Orange County’s Housing for All Initiative Proposes New Fees for Non-residential Developers

Local governments can impose financial or other conditions on private developments to fund infrastructure deficiencies caused by the development, but they cannot require developers to pay to fix pre-existing infrastructure problems not caused by the development.

Two ways to increase the stock of affordable housing are inclusionary zoning and linkage fees.  Under inclusionary zoning, as a condition of multifamily development approval, developers must set aside in their market rate projects a percentage of units comparable to market rate units but which are affordable to low-income renters. As an incentive to provide affordable housing, local governments can grant developers concessions like expedited approval, density bonuses, and waivers from open space, set-back, or parking requirements.

Linkage fees are charged to non-residential developers, and the revenues are used to fund affordable housing construction by putting revenues into a fund used to implement affordable housing solutions. Linkage fees result in developers sharing the cost of solving the affordable housing crisis.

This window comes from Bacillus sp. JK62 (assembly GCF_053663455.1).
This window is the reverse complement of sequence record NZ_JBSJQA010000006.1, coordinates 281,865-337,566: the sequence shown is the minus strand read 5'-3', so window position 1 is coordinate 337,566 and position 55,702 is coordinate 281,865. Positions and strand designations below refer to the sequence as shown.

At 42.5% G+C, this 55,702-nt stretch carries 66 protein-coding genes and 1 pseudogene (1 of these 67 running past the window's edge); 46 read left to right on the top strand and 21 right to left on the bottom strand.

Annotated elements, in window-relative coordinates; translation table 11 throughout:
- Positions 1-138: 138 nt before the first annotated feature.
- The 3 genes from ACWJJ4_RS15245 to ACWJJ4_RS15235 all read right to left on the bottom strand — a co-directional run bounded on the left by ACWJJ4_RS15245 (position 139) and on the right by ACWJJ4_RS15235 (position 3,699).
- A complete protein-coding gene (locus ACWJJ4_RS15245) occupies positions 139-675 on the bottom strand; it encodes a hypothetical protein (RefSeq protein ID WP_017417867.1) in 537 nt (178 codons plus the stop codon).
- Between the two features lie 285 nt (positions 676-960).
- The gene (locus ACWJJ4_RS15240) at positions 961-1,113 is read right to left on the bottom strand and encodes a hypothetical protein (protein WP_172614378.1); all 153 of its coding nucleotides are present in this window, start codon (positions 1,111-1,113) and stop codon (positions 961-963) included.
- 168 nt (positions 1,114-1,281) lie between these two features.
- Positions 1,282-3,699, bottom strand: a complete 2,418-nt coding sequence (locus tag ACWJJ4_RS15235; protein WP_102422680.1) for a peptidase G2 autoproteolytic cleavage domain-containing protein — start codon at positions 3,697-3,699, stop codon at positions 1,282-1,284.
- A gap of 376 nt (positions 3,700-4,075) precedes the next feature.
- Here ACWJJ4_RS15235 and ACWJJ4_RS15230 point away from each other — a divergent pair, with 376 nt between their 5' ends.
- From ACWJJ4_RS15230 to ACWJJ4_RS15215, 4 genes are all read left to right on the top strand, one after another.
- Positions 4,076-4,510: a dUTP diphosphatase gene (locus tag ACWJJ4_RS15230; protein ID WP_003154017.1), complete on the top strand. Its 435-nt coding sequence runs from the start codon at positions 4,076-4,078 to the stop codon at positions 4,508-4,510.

Orange County’s Housing for All Initiative tasks Orange County with pursuing a Nexus Study with the City of Orlando and Seminole and Osceola Counties for a regional linkage fee, which would be assessed against non-residential development, to provide a dedicated funding source for affordable housing.

Putting aside the merits of inclusionary zoning or linkage fees, affordable housing solutions should be implemented on a regional basis because, if only one jurisdiction tried to tackle the problem alone by changing its land use ordinances and rules, it could create an economic incentive for developers to migrate to other cities or counties without similar regulations.  Developers will always travel the path of least resistance.

Orange County’s Affordable Housing Task Force anticipates submitting its Nexus Study to the Board in June.  It will be interesting to see if there is regional political will power to give this proposal traction and to see if there is push back by developers.  This news release,, updates the community on Orange County’s Housing for All Initiative and includes links the Orange County’s studies.

Jay Small practices in the areas of condemnation, property rights and inverse condemnation, and land use.  If you have any questions about how government regulations can affect your property, contact him at (407) 425 – 9044 or by email at [email protected].

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